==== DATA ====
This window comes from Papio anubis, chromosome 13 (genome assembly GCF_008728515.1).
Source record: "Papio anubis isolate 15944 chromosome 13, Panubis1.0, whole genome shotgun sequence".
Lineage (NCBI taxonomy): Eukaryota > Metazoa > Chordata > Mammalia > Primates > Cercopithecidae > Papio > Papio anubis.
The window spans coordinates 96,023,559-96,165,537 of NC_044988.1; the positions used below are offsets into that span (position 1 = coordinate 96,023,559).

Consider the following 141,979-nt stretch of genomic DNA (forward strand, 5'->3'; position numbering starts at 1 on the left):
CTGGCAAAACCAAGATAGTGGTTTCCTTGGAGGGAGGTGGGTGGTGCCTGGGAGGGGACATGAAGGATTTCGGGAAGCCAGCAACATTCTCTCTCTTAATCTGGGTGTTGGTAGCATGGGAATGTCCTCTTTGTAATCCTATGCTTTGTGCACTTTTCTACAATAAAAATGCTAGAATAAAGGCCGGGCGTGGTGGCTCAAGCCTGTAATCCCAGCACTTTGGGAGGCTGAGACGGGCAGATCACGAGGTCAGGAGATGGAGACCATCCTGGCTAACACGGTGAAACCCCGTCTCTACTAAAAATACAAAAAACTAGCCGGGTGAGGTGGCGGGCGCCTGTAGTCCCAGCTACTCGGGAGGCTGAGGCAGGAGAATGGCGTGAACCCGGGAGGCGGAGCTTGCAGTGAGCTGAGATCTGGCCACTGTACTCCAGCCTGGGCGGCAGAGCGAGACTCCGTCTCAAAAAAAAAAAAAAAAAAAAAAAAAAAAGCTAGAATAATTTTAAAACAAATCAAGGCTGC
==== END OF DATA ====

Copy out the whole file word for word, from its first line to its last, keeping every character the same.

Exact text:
This window comes from Papio anubis, chromosome 13 (genome assembly GCF_008728515.1).
Source record: "Papio anubis isolate 15944 chromosome 13, Panubis1.0, whole genome shotgun sequence".
Lineage (NCBI taxonomy): Eukaryota > Metazoa > Chordata > Mammalia > Primates > Cercopithecidae > Papio > Papio anubis.
The window spans coordinates 96,023,559-96,165,537 of NC_044988.1; the positions used below are offsets into that span (position 1 = coordinate 96,023,559).

Consider the following 141,979-nt stretch of genomic DNA (forward strand, 5'->3'; position numbering starts at 1 on the left):
CTGGCAAAACCAAGATAGTGGTTTCCTTGGAGGGAGGTGGGTGGTGCCTGGGAGGGGACATGAAGGATTTCGGGAAGCCAGCAACATTCTCTCTCTTAATCTGGGTGTTGGTAGCATGGGAATGTCCTCTTTGTAATCCTATGCTTTGTGCACTTTTCTACAATAAAAATGCTAGAATAAAGGCCGGGCGTGGTGGCTCAAGCCTGTAATCCCAGCACTTTGGGAGGCTGAGACGGGCAGATCACGAGGTCAGGAGATGGAGACCATCCTGGCTAACACGGTGAAACCCCGTCTCTACTAAAAATACAAAAAACTAGCCGGGTGAGGTGGCGGGCGCCTGTAGTCCCAGCTACTCGGGAGGCTGAGGCAGGAGAATGGCGTGAACCCGGGAGGCGGAGCTTGCAGTGAGCTGAGATCTGGCCACTGTACTCCAGCCTGGGCGGCAGAGCGAGACTCCGTCTCAAAAAAAAAAAAAAAAAAAAAAAAAAAAGCTAGAATAATTTTAAAACAAATCAAGGCTGC